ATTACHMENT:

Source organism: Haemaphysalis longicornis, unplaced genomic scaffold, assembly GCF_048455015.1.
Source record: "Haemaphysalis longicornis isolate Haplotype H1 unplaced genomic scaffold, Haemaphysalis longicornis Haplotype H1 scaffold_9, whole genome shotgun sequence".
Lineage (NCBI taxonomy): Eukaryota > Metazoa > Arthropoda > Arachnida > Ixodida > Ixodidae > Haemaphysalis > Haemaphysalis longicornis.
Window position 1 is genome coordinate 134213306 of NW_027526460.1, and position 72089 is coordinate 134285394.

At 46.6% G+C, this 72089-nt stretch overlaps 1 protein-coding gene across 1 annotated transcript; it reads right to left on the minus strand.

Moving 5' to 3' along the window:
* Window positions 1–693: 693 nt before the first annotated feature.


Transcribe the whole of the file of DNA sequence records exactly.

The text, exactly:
Source organism: Haemaphysalis longicornis, unplaced genomic scaffold, assembly GCF_048455015.1.
Source record: "Haemaphysalis longicornis isolate Haplotype H1 unplaced genomic scaffold, Haemaphysalis longicornis Haplotype H1 scaffold_9, whole genome shotgun sequence".
Lineage (NCBI taxonomy): Eukaryota > Metazoa > Arthropoda > Arachnida > Ixodida > Ixodidae > Haemaphysalis > Haemaphysalis longicornis.
Window position 1 is genome coordinate 134213306 of NW_027526460.1, and position 72089 is coordinate 134285394.

At 46.6% G+C, this 72089-nt stretch overlaps 1 protein-coding gene across 1 annotated transcript; it reads right to left on the minus strand.

Moving 5' to 3' along the window:
* Window positions 1–693: 693 nt before the first annotated feature.